Canadians expect MPs to “hit the ground running,” Liberal House Leader Mark Holland said Monday adding he thinks the government can work with the opposition to get four key policies including a paid sick leave plan passed by Christmas.
It’s been five months since the House of Commons last sat, and MPs returning this week do so under the terms of a new COVID-19 vaccine mandate and amid what public health experts have described as “turbulence” from rising case counts.
MPs, their staff, administrative officials and journalists who are members of the Parliamentary Press Gallery are required to show proof of vaccination to access the parliamentary precinct in person.
“We are in an evolving situation. We are still in this pandemic, as tired as we all are of it,” said Holland.
He spoke with journalists Monday and said he is confident there are four specific pieces of legislation the government can get support for quick adoption on from other parties.
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Legislation that will see continued spending on COVID-19 economic supports will be key among those, he said. So too will a promised bill to ban protests outside of hospitals in the wake of multiple such protests over recent months by opponents to measures like mandatory vaccine policies.
Mandating a 10-day sick leave for all workers in federally regulated workplaces will also be among the four key focuses for the government, along with a bill banning conversion therapy.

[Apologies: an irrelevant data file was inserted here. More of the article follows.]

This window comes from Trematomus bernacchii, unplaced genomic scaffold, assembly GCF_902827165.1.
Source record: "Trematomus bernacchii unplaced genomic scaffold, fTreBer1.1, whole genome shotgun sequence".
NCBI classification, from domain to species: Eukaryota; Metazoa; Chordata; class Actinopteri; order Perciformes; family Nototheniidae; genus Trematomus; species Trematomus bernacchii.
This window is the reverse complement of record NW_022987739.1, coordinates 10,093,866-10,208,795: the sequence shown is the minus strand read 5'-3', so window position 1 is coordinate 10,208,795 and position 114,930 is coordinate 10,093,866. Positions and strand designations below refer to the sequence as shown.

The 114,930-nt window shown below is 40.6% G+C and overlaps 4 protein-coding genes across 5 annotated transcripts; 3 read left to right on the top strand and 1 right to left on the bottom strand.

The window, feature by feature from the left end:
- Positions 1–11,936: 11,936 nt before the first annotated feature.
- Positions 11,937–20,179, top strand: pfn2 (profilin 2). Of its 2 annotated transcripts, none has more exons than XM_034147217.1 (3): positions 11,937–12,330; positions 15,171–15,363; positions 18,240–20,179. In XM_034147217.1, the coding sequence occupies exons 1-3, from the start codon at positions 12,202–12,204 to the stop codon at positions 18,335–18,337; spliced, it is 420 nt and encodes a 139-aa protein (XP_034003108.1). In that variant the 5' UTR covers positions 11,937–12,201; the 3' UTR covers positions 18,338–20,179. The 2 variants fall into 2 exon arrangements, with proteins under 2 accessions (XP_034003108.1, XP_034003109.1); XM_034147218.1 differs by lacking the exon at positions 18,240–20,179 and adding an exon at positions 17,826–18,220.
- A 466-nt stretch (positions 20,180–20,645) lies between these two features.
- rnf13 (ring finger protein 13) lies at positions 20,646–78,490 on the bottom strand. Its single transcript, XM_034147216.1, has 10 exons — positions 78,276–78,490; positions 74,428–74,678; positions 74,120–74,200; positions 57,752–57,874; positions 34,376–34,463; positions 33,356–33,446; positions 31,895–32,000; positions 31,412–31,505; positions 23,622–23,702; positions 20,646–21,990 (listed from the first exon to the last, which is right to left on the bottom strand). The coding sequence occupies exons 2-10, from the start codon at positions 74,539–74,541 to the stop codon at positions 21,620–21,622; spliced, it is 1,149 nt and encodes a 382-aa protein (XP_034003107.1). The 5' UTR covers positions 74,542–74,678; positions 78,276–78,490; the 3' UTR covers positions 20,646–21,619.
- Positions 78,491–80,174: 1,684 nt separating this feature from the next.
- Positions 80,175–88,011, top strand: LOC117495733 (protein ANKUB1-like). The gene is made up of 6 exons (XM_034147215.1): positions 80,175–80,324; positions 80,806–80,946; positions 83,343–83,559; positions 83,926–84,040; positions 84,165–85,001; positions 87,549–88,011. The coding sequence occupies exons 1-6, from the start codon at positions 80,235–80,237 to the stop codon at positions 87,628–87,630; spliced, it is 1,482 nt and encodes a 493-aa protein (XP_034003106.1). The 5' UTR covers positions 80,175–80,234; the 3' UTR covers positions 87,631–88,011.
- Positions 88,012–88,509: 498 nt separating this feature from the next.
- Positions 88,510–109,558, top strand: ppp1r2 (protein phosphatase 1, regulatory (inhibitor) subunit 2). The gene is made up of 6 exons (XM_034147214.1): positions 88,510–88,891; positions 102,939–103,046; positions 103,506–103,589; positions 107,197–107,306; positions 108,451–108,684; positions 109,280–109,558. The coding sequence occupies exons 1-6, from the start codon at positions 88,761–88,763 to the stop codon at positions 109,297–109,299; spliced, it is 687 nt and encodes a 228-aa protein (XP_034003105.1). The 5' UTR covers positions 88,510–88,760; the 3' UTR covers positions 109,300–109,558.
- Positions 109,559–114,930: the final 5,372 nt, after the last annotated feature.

Holland said he believes there is enough support from the opposition parties to get those four policies adopted and passed by Christmas — though the House of Commons is only scheduled to sit until Dec. 17 before taking another break until the end of January.
He said there have been “great conversations” with opposition parties about how they can work together, but did not specify whether he was referring to the NDP, which was frequently the main backer for the government during the previous minority government.
“We’re here to get results,” Holland added.
NDP Leader Jagmeet Singh said shortly afterwards there is no deal between his party and the Liberals, but said he is open to supporting the government on measures he believes will help Canadians.
He also said he plans to call for an emergency debate in the House of Commons about the devastating flooding in British Columbia, and the need to adapt infrastructure to a changing climate.
“What we want to see is real, concrete action,” he said. “We also want to see investment and more involvement from the federal government in making sure these communities are more resilient.”
MPs are set to elect a new Speaker of the House of Commons on Monday afternoon, followed by a speech from the throne on Tuesday that will lay out in more detail the government’s legislative agenda.
Holland said the speech will focus heavily on measures needed to fight the continuing pandemic.